This is what the new Sacramento Republic FC stadium will look like at downtown railyard
The Major League Soccer Board of Governors didn’t formally award St. Louis an expansion franchise, but they might as well have.
The league announced it would expand to 30 teams instead of the expected 29, meaning it can accommodate formal proposals by both St. Louis and Sacramento, who were believed to be the two finalists for the next round of MLS expansion.
Saturday, the MLS4TheLou ownership group unveiled updated plans for a new soccer stadium that would seat between 22,500 and 25,500 fans.
The expansion team’s ownership group consists primarily of members of the Taylor family, which owns Enterprise Rent-A-Car, and World Wide Technology CEO Jim Kavanaugh.
Their proposed stadium would be built on 21 acres due west of Union Station, creating a cluster of downtown sports and entertainment venues.
“It has been an amazing 36 hours for our effort to bring an MLS team to St. Louis,” Carolyn Kindle Betz, president of Enterprise Holdings Foundation, said in a release. “With Major League Soccer’s announcement that the league will expand to 30 teams, combined with being able to share our initial stadium design plan, we are inching closer to making this a reality for St. Louis.”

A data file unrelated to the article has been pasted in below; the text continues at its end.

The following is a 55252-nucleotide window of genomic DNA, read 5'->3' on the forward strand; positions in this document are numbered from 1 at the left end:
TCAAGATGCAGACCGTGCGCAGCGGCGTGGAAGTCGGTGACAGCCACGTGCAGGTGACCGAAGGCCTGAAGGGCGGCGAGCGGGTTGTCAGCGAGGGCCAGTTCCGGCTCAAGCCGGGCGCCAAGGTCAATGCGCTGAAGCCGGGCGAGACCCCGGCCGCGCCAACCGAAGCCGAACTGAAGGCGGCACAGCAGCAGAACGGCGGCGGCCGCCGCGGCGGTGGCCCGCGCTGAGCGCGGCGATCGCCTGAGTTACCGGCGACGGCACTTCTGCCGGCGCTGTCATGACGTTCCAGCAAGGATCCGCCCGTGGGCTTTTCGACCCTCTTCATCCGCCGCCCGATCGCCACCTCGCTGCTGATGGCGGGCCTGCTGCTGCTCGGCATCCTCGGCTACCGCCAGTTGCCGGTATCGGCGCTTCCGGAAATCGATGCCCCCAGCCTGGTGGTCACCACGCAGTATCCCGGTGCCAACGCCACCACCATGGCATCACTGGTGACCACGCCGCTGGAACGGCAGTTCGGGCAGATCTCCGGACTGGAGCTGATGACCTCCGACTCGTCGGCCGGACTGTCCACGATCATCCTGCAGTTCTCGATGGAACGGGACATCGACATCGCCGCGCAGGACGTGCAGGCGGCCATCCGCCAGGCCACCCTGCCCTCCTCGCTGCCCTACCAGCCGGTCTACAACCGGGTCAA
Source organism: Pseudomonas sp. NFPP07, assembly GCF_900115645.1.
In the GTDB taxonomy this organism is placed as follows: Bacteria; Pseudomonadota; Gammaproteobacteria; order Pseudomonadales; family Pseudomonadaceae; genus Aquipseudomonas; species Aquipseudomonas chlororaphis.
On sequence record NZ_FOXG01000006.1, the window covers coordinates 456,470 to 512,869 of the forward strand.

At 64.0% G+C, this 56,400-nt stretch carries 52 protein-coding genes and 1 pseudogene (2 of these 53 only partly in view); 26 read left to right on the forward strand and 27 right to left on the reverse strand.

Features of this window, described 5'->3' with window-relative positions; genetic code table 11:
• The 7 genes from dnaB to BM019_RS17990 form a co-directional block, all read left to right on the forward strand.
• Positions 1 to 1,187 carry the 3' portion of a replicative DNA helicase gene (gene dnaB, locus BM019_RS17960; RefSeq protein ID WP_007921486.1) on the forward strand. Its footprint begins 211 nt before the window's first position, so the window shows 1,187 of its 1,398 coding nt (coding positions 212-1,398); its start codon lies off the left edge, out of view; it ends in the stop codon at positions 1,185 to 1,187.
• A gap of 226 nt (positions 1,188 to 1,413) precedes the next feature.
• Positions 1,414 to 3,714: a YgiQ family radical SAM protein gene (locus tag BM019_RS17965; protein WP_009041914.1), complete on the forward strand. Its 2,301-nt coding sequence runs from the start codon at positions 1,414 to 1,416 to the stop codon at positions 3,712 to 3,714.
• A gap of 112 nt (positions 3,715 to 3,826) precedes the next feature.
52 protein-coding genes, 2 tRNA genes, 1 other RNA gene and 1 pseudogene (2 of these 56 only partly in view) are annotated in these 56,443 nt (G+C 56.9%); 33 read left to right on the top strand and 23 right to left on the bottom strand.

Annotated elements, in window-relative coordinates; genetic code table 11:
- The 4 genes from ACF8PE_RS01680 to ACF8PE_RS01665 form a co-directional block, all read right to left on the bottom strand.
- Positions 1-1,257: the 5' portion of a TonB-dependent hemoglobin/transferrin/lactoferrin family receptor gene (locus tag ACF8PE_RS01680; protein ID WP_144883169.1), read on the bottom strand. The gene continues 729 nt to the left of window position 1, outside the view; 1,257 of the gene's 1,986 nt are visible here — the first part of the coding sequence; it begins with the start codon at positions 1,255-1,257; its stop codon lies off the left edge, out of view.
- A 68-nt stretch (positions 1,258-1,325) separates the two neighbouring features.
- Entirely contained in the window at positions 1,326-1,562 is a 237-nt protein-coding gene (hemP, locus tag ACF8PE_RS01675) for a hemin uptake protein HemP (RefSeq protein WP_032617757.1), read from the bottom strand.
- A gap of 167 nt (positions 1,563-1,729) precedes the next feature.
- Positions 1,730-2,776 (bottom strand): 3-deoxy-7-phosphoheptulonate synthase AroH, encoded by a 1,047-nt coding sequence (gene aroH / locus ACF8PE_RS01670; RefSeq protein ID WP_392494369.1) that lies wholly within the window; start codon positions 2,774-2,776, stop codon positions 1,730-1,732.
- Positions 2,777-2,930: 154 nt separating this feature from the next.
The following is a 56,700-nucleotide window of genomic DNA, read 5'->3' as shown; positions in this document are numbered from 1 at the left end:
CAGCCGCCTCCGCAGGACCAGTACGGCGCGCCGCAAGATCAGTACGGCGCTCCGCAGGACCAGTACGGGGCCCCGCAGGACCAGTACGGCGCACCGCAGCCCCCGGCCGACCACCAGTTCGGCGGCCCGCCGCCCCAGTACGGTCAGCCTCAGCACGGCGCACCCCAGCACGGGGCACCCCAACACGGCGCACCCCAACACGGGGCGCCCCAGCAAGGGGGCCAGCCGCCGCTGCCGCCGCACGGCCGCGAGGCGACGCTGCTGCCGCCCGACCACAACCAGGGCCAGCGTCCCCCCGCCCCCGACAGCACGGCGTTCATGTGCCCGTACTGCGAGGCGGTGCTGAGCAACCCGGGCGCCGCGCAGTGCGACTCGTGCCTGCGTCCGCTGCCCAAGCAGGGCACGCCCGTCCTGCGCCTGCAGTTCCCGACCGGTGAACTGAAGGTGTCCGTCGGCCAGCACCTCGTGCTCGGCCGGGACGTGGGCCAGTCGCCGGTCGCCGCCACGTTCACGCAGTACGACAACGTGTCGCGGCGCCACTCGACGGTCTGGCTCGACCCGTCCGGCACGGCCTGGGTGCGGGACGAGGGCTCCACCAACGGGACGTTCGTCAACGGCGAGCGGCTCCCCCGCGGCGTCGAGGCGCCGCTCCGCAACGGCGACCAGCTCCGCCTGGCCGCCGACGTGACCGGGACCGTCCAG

Renderings from HOK, which designed Busch Stadium and Ballpark Village, show a square, partially-covered stadium. A modern, angular canopy above the grandstands would be made from a translucent Tetra Fluoro Ethylene material that both protects fans from the sun and elements, but allows light to pass through to keep the grass field and eliminate shadows. Openings on two sides will provide views of downtown. The field will be about 40 feet below street level, according to the release.
A “Downtown West District” would be included, with restaurants, retail and green space.
“Over the last six months, we’ve visited numerous MLS stadiums to review designs and learn best practices in order to be as thoughtful as possible to our proposed stadium here in St. Louis,” said Betz. “While they’re still a work-in-progress, we’re excited to finally give fans a glimpse at our proposed stadium.”
The cost of construction would come primarily from private sources with tax incentives already approved by the St. Louis Board of Aldermen. A 1 percent sales tax that accompanied expansion of the St. Louis Port Authority also was to assist in the finance, but a vote by the aldermen has been delayed.
Thursday, as the XFL introduced football coach Jonathan Hayes as the leader of St. Louis’ new franchise, it indicated it could look to the soccer stadium as a potential home, instead of the Dome at America’s Center.
MLS Commissioner Don Garber did not publicly identify St. Louis and Sacramento as the two cities that will receive expansion franchises, they were the only ownership groups invited to make formal proposals. That would include final stadium plans, commitments of corporate support, composition of ownership groups, details about funding, as well as plans for player development, fan engagement and community programs.
The league is currently at 24 teams, with FC Cincinnati joining this season. Miami and Nashville, Tennessee, are teed up to start next year and Austin, Texas, will come aboard in 2021.
Garber said he hopes to have an announcement by the MLS All-Star Game in late July.
It has not been determined when the new teams will join the league. MLS has set an expansion fee of $200 million for the league’s 28th and 29th teams. A fee has not been set for the 30th franchise.